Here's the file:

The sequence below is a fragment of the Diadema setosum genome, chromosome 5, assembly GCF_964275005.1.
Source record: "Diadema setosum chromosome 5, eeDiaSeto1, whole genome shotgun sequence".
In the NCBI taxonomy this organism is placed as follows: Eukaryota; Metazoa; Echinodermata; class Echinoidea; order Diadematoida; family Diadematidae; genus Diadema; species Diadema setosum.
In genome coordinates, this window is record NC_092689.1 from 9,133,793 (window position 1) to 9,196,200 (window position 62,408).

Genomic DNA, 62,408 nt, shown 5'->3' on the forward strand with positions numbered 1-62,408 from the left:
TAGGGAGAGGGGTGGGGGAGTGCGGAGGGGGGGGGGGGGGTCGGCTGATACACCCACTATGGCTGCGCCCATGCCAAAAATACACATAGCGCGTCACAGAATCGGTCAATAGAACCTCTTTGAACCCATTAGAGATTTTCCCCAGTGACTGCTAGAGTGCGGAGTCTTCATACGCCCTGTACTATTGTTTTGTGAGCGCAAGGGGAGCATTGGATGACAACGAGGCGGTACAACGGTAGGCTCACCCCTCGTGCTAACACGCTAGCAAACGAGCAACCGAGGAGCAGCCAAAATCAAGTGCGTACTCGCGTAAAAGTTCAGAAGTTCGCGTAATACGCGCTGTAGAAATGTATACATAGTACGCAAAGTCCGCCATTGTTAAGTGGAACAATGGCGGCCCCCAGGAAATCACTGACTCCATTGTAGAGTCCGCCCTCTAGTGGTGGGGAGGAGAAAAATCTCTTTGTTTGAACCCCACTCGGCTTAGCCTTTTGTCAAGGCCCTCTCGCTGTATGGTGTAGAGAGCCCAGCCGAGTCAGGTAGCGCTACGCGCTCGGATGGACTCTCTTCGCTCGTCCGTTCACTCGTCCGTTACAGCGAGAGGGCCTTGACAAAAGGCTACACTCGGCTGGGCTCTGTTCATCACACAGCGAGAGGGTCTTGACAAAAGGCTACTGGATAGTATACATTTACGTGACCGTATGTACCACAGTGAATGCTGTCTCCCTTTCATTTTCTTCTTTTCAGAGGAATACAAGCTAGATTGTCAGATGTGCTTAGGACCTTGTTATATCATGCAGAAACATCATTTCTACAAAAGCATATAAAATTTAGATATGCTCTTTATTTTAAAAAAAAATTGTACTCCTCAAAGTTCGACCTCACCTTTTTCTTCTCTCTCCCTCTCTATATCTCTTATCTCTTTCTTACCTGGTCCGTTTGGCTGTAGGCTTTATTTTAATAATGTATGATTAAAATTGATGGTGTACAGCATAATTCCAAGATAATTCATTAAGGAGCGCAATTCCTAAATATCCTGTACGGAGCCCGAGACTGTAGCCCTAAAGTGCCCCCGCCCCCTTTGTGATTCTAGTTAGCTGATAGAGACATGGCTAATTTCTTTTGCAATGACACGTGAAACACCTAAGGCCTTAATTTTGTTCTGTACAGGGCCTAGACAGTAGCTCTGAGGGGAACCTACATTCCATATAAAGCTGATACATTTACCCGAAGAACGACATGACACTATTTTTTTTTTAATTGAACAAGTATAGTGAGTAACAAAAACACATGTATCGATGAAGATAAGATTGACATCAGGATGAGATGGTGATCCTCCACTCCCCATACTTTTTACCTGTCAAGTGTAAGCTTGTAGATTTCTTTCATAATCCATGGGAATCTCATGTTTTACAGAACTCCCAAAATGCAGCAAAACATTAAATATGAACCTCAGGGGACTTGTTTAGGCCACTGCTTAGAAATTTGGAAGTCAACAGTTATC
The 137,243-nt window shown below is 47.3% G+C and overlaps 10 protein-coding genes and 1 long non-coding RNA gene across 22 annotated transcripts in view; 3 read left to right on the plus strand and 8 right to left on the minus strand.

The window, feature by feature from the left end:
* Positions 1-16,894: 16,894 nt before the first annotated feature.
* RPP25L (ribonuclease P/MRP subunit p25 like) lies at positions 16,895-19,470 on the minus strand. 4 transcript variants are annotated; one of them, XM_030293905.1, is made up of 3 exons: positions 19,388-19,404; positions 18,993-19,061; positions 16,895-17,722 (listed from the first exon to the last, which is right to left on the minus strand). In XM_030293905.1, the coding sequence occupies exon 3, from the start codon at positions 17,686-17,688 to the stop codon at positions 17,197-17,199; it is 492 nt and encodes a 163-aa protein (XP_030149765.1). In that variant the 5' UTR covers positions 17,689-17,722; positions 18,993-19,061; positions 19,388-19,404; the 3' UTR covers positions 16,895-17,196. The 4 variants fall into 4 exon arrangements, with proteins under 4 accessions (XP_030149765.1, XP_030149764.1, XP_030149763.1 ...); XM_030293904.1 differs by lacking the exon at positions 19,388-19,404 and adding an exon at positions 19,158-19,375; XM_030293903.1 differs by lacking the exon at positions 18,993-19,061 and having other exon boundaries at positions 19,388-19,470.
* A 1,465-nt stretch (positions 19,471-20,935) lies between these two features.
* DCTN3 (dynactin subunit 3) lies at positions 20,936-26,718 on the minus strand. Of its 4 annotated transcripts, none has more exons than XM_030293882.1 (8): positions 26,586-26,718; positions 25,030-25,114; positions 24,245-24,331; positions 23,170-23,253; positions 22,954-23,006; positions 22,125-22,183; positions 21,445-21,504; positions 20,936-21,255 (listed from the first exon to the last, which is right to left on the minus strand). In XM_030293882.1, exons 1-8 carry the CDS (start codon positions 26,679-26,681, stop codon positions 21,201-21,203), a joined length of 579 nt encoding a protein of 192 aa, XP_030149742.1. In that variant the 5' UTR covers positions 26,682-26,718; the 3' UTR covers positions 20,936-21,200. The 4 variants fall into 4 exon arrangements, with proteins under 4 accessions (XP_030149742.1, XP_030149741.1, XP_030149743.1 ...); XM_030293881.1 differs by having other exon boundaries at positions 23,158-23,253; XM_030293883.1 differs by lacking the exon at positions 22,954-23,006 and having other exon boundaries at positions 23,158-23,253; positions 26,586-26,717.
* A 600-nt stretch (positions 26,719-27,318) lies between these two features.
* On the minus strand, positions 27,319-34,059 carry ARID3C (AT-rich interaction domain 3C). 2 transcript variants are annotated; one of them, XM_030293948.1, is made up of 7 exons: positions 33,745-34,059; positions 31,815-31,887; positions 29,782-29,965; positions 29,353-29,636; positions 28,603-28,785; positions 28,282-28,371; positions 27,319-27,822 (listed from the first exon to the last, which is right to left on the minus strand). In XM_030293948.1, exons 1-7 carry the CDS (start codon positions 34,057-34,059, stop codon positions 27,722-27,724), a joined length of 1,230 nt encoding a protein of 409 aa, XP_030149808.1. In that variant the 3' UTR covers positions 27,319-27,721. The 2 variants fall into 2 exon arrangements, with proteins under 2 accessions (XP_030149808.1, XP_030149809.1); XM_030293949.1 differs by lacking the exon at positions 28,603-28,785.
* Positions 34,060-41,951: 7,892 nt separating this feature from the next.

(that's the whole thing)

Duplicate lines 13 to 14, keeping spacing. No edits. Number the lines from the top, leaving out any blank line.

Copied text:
* A 600-nt stretch (positions 26,719-27,318) lies between these two features.
* On the minus strand, positions 27,319-34,059 carry ARID3C (AT-rich interaction domain 3C). 2 transcript variants are annotated; one of them, XM_030293948.1, is made up of 7 exons: positions 33,745-34,059; positions 31,815-31,887; positions 29,782-29,965; positions 29,353-29,636; positions 28,603-28,785; positions 28,282-28,371; positions 27,319-27,822 (listed from the first exon to the last, which is right to left on the minus strand). In XM_030293948.1, exons 1-7 carry the CDS (start codon positions 34,057-34,059, stop codon positions 27,722-27,724), a joined length of 1,230 nt encoding a protein of 409 aa, XP_030149808.1. In that variant the 3' UTR covers positions 27,319-27,721. The 2 variants fall into 2 exon arrangements, with proteins under 2 accessions (XP_030149808.1, XP_030149809.1); XM_030293949.1 differs by lacking the exon at positions 28,603-28,785.